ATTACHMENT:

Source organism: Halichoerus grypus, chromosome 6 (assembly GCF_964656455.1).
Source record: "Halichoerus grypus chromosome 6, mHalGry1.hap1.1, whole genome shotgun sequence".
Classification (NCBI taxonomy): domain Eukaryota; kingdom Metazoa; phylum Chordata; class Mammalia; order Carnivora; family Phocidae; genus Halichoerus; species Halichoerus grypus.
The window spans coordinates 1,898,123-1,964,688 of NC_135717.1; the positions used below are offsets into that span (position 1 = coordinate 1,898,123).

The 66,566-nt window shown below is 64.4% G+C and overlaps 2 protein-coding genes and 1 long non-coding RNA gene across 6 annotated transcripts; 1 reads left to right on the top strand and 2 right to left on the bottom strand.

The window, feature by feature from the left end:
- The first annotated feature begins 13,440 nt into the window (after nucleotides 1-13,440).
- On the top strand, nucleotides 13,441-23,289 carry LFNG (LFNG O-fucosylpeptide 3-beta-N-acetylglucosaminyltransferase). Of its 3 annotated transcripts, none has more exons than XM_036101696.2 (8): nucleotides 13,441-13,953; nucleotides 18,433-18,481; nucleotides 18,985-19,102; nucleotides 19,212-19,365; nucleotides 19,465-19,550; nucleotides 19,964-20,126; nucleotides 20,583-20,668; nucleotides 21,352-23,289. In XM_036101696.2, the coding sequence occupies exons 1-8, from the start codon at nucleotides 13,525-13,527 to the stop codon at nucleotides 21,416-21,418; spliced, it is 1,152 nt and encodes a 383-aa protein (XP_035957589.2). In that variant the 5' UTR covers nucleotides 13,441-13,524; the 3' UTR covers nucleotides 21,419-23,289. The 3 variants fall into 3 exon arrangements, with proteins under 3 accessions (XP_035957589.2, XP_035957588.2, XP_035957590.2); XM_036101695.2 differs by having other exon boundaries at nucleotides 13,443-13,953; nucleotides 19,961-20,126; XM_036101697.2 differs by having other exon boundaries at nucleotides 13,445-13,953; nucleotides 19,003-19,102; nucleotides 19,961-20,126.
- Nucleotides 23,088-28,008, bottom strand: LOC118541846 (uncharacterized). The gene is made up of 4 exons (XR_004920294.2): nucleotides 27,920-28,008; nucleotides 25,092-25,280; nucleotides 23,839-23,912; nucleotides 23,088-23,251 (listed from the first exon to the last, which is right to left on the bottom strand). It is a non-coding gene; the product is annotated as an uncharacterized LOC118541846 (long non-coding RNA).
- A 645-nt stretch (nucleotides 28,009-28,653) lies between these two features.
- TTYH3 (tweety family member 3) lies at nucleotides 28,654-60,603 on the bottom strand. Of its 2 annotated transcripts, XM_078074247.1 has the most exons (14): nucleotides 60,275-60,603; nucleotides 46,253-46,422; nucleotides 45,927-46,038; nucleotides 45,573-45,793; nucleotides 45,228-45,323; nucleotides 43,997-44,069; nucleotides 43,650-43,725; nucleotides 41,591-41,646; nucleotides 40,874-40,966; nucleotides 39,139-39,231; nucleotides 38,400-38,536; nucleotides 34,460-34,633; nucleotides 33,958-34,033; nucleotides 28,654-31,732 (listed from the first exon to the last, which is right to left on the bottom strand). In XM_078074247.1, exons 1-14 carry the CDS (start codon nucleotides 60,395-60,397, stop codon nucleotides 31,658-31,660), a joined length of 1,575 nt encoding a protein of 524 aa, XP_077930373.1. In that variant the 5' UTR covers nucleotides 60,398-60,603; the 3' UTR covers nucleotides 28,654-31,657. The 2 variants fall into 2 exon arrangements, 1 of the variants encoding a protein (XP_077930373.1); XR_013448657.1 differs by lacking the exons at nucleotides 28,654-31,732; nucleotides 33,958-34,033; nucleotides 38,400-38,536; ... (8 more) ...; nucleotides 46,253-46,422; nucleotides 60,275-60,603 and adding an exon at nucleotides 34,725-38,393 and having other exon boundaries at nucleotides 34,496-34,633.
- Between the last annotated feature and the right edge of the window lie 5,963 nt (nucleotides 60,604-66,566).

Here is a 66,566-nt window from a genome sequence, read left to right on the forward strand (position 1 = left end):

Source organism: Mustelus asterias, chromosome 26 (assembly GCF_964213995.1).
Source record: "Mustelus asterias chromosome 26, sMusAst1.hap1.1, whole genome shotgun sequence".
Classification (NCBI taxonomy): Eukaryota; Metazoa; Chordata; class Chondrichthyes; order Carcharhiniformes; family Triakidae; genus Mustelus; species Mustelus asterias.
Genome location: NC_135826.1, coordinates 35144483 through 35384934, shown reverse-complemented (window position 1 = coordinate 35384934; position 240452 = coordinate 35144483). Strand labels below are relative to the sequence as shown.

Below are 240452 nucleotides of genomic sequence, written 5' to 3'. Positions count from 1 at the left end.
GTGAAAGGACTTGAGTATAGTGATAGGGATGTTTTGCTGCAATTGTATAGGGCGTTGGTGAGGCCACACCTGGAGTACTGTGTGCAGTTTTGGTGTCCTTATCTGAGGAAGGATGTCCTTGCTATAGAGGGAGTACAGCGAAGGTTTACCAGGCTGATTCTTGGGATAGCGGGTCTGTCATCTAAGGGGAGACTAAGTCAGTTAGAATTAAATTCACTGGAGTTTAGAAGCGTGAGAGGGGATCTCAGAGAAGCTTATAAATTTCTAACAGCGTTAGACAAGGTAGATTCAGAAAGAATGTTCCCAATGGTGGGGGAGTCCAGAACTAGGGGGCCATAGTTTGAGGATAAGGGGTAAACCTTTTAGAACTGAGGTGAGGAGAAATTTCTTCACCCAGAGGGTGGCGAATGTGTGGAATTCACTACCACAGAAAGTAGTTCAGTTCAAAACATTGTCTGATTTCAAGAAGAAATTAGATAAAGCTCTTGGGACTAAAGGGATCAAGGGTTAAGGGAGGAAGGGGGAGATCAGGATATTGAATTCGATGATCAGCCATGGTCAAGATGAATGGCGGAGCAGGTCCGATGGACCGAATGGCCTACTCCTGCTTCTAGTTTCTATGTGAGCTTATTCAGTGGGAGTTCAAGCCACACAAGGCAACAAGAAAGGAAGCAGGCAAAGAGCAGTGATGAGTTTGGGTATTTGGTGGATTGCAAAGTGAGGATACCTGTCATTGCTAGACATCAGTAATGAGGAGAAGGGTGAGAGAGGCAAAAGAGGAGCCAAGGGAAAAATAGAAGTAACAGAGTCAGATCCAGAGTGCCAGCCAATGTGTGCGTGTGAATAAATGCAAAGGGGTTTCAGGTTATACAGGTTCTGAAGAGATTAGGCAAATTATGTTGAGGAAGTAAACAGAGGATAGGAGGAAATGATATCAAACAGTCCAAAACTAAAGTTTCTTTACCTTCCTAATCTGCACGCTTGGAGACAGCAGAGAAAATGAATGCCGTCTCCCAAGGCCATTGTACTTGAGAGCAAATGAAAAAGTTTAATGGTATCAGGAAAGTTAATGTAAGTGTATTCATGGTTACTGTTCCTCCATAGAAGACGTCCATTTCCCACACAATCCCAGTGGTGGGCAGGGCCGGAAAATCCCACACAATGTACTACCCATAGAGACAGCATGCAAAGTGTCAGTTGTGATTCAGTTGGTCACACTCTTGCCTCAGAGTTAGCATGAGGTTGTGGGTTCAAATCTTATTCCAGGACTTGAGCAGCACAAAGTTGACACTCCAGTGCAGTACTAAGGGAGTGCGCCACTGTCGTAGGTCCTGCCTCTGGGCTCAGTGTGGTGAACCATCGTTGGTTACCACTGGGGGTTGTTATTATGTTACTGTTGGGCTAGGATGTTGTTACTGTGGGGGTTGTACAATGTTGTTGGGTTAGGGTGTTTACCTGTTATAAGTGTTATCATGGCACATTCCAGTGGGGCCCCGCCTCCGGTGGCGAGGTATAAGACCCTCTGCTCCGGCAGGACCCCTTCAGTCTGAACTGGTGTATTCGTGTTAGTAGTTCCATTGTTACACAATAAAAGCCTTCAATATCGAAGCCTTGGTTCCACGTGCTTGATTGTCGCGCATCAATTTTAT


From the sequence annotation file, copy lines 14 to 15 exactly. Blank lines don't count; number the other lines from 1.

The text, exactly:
Source organism: Mustelus asterias, chromosome 26 (assembly GCF_964213995.1).
Source record: "Mustelus asterias chromosome 26, sMusAst1.hap1.1, whole genome shotgun sequence".